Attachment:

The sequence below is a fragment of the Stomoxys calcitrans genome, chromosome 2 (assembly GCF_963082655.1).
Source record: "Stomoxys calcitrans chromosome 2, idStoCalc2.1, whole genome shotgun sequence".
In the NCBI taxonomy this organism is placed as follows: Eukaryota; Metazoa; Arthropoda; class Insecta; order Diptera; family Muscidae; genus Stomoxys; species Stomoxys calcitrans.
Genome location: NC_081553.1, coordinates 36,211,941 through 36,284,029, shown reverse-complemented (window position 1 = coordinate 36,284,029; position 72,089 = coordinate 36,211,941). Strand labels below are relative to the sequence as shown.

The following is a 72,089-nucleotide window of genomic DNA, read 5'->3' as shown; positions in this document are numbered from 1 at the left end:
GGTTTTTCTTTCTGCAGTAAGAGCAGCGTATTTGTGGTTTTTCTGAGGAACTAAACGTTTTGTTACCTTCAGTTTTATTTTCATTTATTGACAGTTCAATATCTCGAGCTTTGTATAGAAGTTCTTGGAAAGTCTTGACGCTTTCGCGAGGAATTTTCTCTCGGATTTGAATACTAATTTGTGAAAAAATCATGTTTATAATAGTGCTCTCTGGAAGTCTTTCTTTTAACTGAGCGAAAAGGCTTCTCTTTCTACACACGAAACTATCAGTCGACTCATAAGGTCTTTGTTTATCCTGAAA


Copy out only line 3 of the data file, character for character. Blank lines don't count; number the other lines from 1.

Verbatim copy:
In the NCBI taxonomy this organism is placed as follows: Eukaryota; Metazoa; Arthropoda; class Insecta; order Diptera; family Muscidae; genus Stomoxys; species Stomoxys calcitrans.